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Character Analysis of Sam in “Master Harold and His Boys”

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The play “Mater Harold…and his boys” is written by Athol Fugard in 1982. The story happened in the period of apartheid in 1940’s South Africa. Under apartheid, non-white South Africans were forced to live in separate areas from whites. They were not allowed to use same public facilities as whites, and contact between the two groups was limited. However, this play performs a story between two black servants – Sam, Wille and their Hally about the development of their relationships. Hally is the tragic hero in this play, Sam as an important person who influenced Hally’s life is considered as one of the protagonists of the play.

Protagonist is the main character in the play which pushes the plot. Sam plays a significant role in the development of the theme – apartheid. Next, I will analyze the character of Sam.

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Sam is a middle-aged black man who worked in the St. George’s Park Tea Room owned by Hally’s family for years.

He is an educated, smart, and patient man. He can keep a good relationship with Wille and Hally.

In the beginning of the play, with the line “A-n-d two three four” “Your shoulders! Look happy. Wille! Relax!”, Sam was guiding Wille to dance well. Here Sam can be considered as a patient man with a good teaching skill because he can directly point out the weakness of Wille’s dance. From “You hit her too much. One day she’s going to leave you for good”, we can see that Sam kept persuading Wille to fix his relationship with his girlfriend Hilda, but Wille always refused to have a meet with Hilda. From this, we can see that Sam is a good and patient friend. He persuaded his friend to do the right thing even though Wille didn’t want but he still kept persuading him. Moreover, in the play Wille called Sam “Boet Sam”, which means brother in African language. This name implies the close relationship between Sam and Wille. Sam’s patient and friendly behaviors made Wille consider him as a close brother.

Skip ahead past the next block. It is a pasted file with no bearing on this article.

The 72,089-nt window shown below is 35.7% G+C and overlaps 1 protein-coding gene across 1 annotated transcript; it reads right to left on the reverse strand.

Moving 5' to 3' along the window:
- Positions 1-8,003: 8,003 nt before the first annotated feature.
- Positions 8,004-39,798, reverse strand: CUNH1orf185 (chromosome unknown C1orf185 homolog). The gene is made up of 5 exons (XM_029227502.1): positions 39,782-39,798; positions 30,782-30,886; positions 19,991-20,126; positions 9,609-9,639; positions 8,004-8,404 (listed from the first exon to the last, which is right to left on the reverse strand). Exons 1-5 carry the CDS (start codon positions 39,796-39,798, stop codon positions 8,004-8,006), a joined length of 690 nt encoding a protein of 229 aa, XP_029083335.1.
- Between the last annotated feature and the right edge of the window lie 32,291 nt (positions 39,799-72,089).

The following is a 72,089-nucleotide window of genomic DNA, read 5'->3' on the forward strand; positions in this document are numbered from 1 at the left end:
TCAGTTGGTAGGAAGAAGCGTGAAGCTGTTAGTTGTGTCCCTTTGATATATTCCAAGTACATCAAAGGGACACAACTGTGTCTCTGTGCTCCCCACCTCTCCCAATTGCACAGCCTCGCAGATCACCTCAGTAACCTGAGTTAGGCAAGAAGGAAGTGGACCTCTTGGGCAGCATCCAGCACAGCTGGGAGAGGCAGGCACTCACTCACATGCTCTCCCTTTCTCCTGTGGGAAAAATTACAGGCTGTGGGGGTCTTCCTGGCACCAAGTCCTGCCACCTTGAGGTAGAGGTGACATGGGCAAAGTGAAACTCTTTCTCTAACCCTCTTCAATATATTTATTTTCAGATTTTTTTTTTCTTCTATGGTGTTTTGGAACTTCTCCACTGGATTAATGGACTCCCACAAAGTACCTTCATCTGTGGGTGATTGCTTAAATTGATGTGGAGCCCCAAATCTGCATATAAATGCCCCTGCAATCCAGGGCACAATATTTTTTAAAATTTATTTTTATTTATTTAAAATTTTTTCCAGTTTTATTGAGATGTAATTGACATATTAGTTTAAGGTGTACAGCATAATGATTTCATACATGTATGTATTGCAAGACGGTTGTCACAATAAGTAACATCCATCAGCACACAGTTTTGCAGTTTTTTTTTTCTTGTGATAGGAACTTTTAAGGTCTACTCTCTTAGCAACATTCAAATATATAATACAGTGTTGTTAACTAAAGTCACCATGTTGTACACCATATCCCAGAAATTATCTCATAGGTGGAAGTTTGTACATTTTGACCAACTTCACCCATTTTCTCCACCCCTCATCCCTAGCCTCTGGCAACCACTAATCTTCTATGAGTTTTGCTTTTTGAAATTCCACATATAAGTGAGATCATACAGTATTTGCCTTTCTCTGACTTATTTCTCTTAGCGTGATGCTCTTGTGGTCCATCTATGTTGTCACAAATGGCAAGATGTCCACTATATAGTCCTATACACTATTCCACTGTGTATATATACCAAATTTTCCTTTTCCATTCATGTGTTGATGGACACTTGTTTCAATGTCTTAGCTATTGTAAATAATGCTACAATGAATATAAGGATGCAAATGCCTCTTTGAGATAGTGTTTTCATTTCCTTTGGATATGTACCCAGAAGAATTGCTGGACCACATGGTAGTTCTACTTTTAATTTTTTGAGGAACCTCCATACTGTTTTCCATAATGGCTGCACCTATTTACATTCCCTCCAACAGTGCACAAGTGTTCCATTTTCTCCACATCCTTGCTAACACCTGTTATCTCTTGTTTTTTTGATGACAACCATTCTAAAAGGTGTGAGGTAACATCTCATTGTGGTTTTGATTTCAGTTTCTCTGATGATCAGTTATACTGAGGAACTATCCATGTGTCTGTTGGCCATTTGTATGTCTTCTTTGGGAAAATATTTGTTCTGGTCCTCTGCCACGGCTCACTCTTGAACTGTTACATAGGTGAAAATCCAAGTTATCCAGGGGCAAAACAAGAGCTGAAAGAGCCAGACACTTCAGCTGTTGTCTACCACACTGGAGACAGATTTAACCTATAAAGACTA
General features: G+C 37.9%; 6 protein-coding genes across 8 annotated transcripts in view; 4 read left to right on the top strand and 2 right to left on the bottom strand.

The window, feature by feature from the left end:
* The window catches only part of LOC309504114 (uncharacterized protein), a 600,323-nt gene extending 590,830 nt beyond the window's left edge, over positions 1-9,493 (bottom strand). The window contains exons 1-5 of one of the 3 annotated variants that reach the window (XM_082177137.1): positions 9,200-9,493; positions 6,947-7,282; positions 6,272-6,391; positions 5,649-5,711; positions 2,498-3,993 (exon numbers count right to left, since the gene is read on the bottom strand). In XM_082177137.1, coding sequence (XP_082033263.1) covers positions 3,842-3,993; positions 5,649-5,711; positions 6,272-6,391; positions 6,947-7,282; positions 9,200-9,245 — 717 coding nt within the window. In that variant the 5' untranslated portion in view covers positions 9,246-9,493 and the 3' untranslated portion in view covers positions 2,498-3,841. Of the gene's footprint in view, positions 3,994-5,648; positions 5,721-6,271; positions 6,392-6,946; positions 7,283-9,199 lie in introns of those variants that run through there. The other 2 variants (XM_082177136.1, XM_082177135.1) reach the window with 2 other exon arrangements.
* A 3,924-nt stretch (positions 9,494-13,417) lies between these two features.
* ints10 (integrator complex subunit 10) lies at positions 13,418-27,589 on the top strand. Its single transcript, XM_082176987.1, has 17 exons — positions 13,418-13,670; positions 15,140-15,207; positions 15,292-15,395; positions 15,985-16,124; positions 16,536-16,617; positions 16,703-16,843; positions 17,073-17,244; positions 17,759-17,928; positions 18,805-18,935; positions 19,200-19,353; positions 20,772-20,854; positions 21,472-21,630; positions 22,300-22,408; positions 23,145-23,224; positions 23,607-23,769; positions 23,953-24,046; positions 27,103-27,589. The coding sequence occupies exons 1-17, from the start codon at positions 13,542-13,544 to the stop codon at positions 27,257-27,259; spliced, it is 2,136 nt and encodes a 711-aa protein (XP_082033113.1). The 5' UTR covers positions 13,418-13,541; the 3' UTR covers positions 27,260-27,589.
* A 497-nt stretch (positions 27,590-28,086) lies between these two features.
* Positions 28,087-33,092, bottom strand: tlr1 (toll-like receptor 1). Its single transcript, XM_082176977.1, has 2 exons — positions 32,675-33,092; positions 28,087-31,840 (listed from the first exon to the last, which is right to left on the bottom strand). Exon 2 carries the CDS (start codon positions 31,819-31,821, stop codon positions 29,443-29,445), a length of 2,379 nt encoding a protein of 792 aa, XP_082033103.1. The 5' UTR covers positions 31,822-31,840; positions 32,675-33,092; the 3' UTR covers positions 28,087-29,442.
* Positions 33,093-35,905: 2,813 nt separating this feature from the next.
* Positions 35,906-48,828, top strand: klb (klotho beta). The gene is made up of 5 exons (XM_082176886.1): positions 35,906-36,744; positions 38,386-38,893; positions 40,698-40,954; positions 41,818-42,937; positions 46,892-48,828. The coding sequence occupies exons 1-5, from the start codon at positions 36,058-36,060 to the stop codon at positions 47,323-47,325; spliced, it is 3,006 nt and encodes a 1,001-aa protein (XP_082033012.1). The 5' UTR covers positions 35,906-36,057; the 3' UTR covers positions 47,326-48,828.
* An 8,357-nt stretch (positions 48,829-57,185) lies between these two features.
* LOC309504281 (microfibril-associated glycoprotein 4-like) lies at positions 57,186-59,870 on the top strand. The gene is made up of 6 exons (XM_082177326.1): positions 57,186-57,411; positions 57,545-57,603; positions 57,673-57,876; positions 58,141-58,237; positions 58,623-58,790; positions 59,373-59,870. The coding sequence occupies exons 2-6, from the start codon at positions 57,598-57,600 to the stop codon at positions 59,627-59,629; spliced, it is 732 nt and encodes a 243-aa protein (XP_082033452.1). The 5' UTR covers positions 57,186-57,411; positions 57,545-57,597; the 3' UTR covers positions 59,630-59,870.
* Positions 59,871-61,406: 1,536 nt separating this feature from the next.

The line “Act your bloody age! (Hurls the rag back at Willie)” demonstrates Hally’s attitude to Wille, but it implies that the position of Sam in Hally’s mind is important. Hally always looked down on and insulted Wille but inversely it shows Hally’s respects to Sam. The reason he respected Sam is that Sam is educated and smart. From page 13,14, “(Reading from the textbook) Introduction: In some mathematical problems only the magnitude…”, Sam as a black servant can read Hally’s book, it demonstrates that he is an educated black man. In page 15, “Then who would you say was” “To answer that, we need a definition of greatness…” This is a conversation about a man of magnitude between Sam and Hally. It illustrates the deep friendship between him and Willie and he is like a father figure to Hally. It is also a comparison between Sam and Hally’s father. Sam as a lower-class black even acted a better father role than Hally’s White father.

From Page 41, 42, “It’s a terrible sin for a son to mock his father with jokes like that. Your father is your father, even if he is a … cripple man.” Sam blamed Hally because he as a son was mocking his father, it illustrates that Sam is a very ethical and polite person. He taught the child to become a gentleman and respect his father. Even though Sam’s White father is not nice to him, he still didn’t want Hally as his son to say something bad to the White man. It shows that Sam is a real gentleman with innocent spirit. His skin is black but his inside is white and pure.